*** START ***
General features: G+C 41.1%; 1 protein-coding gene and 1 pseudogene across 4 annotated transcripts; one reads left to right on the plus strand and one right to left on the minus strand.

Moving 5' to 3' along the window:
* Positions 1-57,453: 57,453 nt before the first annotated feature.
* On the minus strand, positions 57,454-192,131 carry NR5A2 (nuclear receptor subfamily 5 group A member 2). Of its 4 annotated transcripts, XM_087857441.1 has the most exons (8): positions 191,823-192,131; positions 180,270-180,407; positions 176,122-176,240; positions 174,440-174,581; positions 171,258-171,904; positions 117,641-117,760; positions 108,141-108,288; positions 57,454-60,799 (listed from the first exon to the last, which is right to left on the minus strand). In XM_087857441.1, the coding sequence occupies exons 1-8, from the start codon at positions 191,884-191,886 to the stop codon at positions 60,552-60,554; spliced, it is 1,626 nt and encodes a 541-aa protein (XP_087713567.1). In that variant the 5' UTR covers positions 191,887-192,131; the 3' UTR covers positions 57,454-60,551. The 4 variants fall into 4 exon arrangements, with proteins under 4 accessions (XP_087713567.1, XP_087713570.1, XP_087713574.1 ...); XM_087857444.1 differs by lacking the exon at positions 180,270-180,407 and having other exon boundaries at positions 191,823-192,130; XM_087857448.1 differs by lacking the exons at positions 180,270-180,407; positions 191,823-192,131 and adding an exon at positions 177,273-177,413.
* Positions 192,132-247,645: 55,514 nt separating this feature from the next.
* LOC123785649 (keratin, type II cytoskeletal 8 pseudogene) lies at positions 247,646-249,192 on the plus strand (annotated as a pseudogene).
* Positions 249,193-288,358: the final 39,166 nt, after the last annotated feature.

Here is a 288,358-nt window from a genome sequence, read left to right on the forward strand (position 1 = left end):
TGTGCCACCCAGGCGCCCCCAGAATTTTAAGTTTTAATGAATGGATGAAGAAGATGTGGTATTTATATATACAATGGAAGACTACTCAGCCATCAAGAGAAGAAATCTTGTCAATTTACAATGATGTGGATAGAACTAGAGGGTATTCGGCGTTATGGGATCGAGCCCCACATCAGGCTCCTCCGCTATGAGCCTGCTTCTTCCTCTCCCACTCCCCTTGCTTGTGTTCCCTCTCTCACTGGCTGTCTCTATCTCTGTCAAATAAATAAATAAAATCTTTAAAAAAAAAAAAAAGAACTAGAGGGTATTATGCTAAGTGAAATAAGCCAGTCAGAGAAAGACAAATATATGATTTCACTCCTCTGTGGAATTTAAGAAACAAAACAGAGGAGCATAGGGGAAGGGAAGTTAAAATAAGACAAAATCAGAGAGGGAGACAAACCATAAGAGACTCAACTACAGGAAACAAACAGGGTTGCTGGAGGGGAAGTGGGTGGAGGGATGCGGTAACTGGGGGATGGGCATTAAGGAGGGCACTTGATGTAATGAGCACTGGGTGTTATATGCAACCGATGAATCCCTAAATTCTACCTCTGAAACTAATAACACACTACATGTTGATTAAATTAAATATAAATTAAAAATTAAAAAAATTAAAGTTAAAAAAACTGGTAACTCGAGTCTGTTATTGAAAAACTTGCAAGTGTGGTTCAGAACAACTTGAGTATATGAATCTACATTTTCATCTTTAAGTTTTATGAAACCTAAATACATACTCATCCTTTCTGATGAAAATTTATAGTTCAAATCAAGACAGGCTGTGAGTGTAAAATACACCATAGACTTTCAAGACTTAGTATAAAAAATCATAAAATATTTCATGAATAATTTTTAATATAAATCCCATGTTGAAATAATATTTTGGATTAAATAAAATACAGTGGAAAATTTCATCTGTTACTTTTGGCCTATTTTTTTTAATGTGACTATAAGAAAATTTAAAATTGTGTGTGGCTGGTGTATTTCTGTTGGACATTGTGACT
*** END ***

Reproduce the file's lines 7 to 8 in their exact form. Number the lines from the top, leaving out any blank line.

* Positions 249,193-288,358: the final 39,166 nt, after the last annotated feature.

Here is a 288,358-nt window from a genome sequence, read left to right on the forward strand (position 1 = left end):